'Radio Format Regulation: Hail The Guys In Suits With Charts' by Grant Goddard


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Analysis of the 'service licences' introduced to regulate the formats of BBC radio stations, alongside the regulation of UK commercial radio station formats by Ofcom, written by Grant Goddard in February 2005 for The Radio Magazine.

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'Radio Format Regulation: Hail The Guys In Suits With Charts' by Grant Goddard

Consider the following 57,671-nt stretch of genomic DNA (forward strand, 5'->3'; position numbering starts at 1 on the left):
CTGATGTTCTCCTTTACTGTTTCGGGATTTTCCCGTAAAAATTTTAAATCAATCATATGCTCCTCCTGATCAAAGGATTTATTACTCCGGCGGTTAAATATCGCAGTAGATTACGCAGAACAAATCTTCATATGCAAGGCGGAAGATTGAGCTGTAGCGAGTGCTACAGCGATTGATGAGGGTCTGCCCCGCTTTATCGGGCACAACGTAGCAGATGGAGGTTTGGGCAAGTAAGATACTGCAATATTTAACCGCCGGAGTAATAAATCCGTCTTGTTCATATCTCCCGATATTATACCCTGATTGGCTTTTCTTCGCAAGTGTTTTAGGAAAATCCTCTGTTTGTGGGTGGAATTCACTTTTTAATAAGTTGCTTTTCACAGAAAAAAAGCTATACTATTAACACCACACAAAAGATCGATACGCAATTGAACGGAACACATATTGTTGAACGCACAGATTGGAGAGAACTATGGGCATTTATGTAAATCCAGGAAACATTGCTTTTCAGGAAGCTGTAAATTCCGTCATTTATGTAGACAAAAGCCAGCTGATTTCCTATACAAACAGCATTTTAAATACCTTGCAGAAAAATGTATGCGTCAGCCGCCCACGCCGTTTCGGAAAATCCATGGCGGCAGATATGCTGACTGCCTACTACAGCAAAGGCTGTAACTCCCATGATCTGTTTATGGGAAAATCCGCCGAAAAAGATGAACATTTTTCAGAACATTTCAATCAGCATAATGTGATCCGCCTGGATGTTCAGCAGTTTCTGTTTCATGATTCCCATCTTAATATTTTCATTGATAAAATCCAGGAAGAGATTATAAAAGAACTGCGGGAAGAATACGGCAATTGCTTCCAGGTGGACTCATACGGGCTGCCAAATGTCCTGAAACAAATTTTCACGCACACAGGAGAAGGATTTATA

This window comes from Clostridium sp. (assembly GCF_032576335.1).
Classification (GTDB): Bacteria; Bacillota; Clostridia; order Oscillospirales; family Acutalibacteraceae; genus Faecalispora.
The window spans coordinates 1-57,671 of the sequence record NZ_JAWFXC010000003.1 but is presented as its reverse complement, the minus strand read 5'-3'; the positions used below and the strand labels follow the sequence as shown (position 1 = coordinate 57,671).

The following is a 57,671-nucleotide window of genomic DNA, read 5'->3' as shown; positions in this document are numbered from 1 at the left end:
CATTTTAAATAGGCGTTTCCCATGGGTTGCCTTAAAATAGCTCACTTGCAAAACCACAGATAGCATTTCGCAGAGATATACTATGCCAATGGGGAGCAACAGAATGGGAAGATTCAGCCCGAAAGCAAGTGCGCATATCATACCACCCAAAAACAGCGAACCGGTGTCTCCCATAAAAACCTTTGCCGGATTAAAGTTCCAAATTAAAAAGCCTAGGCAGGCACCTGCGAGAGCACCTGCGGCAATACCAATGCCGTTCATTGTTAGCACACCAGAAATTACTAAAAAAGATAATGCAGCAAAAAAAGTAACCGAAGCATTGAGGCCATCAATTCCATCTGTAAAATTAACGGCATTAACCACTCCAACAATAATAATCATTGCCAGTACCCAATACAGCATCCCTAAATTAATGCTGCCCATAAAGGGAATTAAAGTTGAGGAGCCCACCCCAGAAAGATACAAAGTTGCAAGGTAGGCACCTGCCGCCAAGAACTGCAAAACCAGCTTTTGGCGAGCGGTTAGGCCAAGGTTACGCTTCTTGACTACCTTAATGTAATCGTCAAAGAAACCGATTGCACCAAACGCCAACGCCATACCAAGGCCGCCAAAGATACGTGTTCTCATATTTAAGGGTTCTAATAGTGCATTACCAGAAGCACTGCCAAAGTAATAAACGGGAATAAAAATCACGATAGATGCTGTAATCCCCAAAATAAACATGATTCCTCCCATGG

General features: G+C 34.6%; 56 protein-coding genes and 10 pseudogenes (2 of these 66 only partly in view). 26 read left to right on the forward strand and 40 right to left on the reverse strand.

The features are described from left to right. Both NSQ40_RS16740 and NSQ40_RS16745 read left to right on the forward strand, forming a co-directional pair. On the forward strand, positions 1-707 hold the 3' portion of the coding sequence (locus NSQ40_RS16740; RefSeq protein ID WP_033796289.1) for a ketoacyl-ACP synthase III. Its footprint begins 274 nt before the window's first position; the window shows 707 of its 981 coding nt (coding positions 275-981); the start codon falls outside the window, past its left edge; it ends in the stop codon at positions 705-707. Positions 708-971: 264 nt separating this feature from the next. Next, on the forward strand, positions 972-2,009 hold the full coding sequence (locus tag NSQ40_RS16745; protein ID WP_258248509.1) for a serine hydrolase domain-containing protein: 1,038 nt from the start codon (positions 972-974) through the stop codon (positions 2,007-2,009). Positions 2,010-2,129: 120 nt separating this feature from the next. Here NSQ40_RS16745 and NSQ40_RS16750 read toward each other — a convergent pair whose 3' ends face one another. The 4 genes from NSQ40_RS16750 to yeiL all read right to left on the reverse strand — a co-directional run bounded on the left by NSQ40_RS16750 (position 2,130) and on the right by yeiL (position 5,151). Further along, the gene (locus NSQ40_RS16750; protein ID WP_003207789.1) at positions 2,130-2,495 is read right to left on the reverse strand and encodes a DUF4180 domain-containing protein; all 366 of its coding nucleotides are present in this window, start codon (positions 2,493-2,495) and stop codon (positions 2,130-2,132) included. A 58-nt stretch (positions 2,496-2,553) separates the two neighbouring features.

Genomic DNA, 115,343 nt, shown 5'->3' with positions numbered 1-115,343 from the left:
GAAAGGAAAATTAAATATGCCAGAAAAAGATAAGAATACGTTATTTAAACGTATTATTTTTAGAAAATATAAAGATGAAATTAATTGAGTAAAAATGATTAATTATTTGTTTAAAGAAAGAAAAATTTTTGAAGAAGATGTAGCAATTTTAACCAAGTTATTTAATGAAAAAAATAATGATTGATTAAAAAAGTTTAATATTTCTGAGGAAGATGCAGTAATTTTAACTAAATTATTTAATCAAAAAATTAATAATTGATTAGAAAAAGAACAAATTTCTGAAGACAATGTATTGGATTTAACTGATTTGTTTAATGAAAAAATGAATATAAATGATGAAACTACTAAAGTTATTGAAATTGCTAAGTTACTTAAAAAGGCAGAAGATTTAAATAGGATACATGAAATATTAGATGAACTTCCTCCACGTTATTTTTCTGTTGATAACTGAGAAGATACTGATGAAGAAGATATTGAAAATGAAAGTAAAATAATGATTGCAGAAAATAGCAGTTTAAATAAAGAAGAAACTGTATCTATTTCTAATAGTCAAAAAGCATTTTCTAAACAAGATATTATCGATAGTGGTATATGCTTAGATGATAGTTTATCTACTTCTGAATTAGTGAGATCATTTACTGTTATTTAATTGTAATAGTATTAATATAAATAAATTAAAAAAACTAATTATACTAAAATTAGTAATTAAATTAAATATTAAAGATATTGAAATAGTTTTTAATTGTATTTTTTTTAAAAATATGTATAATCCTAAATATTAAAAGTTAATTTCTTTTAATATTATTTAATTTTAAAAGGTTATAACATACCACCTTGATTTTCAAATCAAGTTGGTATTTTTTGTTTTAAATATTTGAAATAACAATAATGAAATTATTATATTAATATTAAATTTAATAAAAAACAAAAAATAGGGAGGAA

2. 2. The newly created Governance Unit at the BBC has the challenging task over the coming months of writing “service licences” for each of the Corporation’s broadcast operations. Acting on behalf of the BBC Governors, the Unit will then analyse and monitor each channel’s output to ensure that it remains within the terms of its particular licence and that it performs satisfactorily against an agreed set of objectives. If this sounds like an in-house mini-Ofcom, then that is exactly what the BBC is creating in the run-up to Charter renewal, as the Governors and management unite to resist calls for the BBC to be brought under Ofcom’s full regulatory powers. In its effort to convince us of its public accountability, BBC stations will inevitably be swamped by “guys in suits with charts and pages of numbers,” as broadcaster Garrison Keillor described the “influx of commercial people” he witnessed at US public radio. In addition to having to define its national analogue and digital services, the BBC is faced with the daunting task of creating licences for each of its forty local radio stations. The task is made harder because it would be difficult to apply a template across the whole forty, when stations serve audiences as diverse as BBC London’s multi-ethnic catchment area of ten million, and BBC Radio Guernsey’s fifty thousand rural island dwellers. Each licence will need to incorporate a requirement to satisfy “localism”, reflecting factors such as the ethnic mix, demographic characteristics, occupations, poverty levels and interests of the population within each station’s catchment area. These indicators are the bedrock of what makes one area of the country different from another, and what should make “local radio” a complementary alternative to national services in a given area. Any notion that such strict licensing of its own services is merely a publicity stunt was dispelled by BBC chairman Michael Grade’s recent comment that channel controllers could be fired for not delivering on the obligations contained in their service licence. The precise shape of these licences has not yet been revealed, but each is expected to run to several pages and include specific quantifiable targets rather than the kind of woolly statements that have previously appeared in the BBC Annual Report. To achieve these objectives, the BBC has hired a team of analysts and advisers, many from outside the BBC, to staff the Governance Unit. The commercial radio lobby has long been arguing the case for just such “service licences” to be imposed upon the BBC. Commercial stations claim that the ability of the BBC to launch new radio services and adjust the format of existing stations without recourse to a regulator has given them a competitive advantage over the commercial sector, whose station formats are prescribed and regulated by Ofcom. Now that the BBC is committed to regulating the formats of existing services through “service licences”, and regulating the launch of new services through a “public value test”, its sudden enthusiasm for self-regulation creates a glaring paradox. If the BBC follows through its intentions, its radio stations’ formats will become considerably more tightly regulated than those of commercial stations. In its early days, commercial radio had been closely regulated by the Independent Broadcasting Authority, which required franchisees to complete Radio Format Regulation: Hail The Guys In Suits With Charts ©2005 Grant Goddard page 2